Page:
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 ÀúÀÚCleo Anastassopoulou, Lucia Russo, Athanasios Tsakris, Constantinos Siettos Àú
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Since the first suspected case of coronavirus disease2019 (COVID19) on December 1st,2019, in Wuhan, Hubei Province, China, a total of 40,235 confirmed cases and 909 deaths
have been reported in China up to February 10, 2020, evoking fear locally and
internationally. Here, based on the publicly available epidemiological data for Hubei, China
from January 11 to February 10, 2020, we provide estimates of the main epidemiological
parameters. In particular, we provide an estimation of the case fatality and case recovery
ratios, along with their 90% confidence intervals as the outbreak evolves.
On the basis of a SusceptibleInfectiousRecoveredDead (SIDR) model, we provide
estimations of the basic reproduction number (R?), and the per day infection mortality and
recovery rates. By calibrating the parameters of the SIRD model to the reported data, we
also attempt to forecast the evolution of the outbreak at the epicenter three weeks ahead,
i.e. until February 29. As the number of infected individuals, especially of those with
asymptomatic or mild courses, is suspected to be much higher than the official numbers,
which can be considered only as a subset of the actual numbers of infected and recovered
cases in the total population, we have repeated the calculations under a second scenario
that considers twenty times the number of confirmed infected cases and forty times the
number of recovered, leaving the number of deaths unchanged. Based on the reported
data, the expected value of R? as computed considering the period from the 11th of
January until the 18th of January, using the official counts of confirmed cases was found
to be 4.6, while the one computed under the second scenario was found to be 3.2. Thus,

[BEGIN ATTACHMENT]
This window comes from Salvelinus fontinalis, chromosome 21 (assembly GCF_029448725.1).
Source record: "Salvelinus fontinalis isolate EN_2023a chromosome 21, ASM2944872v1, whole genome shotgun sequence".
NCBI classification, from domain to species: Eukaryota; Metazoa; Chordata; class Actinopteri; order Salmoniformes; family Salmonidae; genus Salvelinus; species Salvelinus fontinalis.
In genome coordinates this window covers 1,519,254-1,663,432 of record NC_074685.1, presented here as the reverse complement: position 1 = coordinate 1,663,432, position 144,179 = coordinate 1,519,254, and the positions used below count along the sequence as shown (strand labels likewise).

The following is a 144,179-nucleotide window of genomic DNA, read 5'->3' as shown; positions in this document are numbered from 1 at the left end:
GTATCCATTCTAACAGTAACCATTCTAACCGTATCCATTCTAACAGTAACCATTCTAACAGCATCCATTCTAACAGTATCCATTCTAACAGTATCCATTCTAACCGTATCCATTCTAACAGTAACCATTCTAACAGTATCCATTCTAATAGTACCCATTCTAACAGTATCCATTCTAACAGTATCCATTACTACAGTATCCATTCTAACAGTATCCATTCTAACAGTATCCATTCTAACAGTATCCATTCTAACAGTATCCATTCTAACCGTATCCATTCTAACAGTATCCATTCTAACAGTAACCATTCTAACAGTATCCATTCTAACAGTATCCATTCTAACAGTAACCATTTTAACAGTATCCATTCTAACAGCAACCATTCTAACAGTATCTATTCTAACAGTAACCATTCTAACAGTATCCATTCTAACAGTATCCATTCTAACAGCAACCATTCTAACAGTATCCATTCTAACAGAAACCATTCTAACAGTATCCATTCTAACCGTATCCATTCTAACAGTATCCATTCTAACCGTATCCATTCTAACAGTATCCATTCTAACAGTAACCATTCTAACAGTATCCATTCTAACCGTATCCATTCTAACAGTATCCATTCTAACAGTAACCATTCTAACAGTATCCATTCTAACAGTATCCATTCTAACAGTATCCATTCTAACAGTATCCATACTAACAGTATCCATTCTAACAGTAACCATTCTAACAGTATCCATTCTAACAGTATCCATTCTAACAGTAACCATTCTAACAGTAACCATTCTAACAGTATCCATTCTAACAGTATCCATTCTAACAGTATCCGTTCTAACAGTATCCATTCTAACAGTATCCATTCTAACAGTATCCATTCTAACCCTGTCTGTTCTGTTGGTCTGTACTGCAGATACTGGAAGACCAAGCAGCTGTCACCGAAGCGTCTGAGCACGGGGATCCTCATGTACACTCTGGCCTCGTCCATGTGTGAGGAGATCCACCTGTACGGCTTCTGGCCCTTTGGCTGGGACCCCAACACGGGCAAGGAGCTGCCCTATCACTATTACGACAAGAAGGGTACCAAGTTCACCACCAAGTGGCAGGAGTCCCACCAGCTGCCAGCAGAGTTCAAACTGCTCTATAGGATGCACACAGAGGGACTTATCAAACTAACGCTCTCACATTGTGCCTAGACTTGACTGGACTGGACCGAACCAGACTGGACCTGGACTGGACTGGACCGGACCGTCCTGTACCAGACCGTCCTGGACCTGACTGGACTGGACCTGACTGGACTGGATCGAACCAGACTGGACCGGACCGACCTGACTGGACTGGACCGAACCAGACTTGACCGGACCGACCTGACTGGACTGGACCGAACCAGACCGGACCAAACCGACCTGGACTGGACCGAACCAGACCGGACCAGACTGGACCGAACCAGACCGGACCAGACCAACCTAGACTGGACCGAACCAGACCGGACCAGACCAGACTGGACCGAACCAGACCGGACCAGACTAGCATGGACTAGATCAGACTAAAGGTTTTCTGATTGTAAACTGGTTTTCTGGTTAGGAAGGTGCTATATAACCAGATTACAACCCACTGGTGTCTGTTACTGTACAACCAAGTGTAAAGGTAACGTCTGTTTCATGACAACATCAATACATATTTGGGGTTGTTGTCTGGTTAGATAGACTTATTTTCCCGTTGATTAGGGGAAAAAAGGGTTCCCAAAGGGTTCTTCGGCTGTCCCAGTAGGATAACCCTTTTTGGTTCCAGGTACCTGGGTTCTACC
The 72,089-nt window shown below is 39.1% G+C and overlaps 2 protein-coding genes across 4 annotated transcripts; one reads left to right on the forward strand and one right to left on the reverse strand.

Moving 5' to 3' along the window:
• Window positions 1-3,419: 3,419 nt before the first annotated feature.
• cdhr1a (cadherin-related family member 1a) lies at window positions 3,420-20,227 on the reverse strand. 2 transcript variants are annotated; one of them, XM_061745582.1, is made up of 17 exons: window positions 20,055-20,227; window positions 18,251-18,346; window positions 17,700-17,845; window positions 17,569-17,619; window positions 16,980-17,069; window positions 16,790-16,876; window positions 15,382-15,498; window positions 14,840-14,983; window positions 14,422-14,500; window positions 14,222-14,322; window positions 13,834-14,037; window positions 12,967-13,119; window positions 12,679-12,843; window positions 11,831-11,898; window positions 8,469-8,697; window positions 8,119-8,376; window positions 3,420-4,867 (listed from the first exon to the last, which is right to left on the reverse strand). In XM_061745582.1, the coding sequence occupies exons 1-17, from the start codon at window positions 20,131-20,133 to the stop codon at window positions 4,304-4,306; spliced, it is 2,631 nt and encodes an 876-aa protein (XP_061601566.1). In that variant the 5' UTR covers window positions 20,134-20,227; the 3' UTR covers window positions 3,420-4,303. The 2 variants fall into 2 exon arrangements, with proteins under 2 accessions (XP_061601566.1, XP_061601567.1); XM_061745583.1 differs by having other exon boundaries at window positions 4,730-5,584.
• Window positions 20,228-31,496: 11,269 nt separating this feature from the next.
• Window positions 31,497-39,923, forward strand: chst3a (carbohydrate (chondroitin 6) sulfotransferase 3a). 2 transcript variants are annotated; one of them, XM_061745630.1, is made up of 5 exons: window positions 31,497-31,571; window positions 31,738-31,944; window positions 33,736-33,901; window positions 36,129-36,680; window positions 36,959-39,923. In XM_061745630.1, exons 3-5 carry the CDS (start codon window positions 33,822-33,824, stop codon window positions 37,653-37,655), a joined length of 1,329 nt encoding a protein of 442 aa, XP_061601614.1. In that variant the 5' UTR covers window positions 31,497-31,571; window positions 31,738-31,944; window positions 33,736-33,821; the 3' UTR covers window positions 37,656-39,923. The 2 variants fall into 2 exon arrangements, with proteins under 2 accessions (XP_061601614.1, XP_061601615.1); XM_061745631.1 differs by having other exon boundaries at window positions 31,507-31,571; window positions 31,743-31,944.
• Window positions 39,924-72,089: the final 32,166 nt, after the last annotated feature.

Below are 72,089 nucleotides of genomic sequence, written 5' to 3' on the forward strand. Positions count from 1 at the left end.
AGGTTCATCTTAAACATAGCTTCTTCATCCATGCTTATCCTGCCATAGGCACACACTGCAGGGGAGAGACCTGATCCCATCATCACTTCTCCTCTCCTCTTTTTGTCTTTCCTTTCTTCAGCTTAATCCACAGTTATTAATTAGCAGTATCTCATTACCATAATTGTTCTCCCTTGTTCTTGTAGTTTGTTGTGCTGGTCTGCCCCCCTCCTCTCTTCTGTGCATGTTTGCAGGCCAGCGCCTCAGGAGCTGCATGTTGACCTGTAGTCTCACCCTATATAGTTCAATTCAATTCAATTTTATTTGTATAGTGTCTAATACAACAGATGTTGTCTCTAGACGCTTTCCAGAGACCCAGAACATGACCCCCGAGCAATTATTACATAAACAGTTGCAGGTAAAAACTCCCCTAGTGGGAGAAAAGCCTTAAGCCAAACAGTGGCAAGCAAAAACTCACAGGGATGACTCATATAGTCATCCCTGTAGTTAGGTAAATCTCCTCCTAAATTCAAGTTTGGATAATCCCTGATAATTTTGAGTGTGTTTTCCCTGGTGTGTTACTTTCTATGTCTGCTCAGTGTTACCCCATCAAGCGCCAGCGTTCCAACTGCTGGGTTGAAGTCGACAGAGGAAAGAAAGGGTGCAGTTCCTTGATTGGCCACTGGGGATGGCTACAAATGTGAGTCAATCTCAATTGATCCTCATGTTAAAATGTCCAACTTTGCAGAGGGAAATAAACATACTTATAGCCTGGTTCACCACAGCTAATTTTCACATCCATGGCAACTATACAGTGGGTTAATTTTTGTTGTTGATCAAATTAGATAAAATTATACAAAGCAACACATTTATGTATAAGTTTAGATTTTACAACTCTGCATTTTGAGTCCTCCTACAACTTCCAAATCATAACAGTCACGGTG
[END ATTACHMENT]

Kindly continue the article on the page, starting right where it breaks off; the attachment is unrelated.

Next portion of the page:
based on the SIRD simulations, the estimated average value of R? was found to be 2.6
based on confirmed cases and 2 based on the second scenario. Our forecasting flashes a
note of caution for the presently unfolding outbreak in China. Based on the official counts
for confirmed cases, the simulations suggest that the cumulative number of infected could
reach 180,000 (with a lower bound of 45,000) by February 29. Regarding the number of
deaths, simulations forecast that on the basis of the up to the 10th of February reported
data, the death toll might exceed 2,700 (as a lower bound) by February 29. Our analysis
further reveals a significant decline of the case fatality ratio from January 26 to which
various factors may have contributed, such as the severe control measures taken in Hubei,
China (e.g. quarantine and hospitalization of infected individuals), but mainly because of
the fact that the actual cumulative numbers of infected and recovered cases in the
population most likely are much higher than the reported ones. Thus, in a scenario where
we have taken twenty times the confirmed number of infected and forty times the
confirmed number of recovered cases, the case fatality ratio is around 0.15% in the total
population. Importantly, based on this scenario, simulations suggest a slow down of the
outbreak in Hubei at the end of February.
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Á¦ 1Æí ÄÚ·Î³ª¹ÙÀÌ·¯½º Á¤ÀÇ1. ÄÚ·Î³ª¹ÙÀÌ·¯½º°¨¿°Áõ19(Covid19) Á¤º¸ 7
2. ÄÚ·Î³ª¹ÙÀÌ·¯½º ºÐ·ù ¹× Æ¯¼º 9
3. ÄÚ·Î³ª¹ÙÀÌ·¯½º ÀüÀÚÇö¹Ì°æ ÇüÅÂ 11
4. ÄÚ·Î³ª¹ÙÀÌ·¯½º ±¸Á¶ (Covid19 Organization) 13
5. ÄÚ·Î³ª19: È¯°æ¿¡ Áö¼ÓÀûÀÎ ¿µÇâÀ» ¹ÌÄ¥±î? 19
6. Ä¡·á¹ý(Therapeutical Method) 22
Á¦ 2Æí ¿¬±¸³í¹®
Databased analysis, modelling and forecasting of the COVID19
outbreak
1. Introduction 24
2. Methodology 25
3. Estimation of the basic reproduction number from the SIRD model 26
4. Estimation of the ¡°effective¡± SIRD model parameters 27
4. Results 28
5. Discussion 39
6. Conclusions 42
7. References 42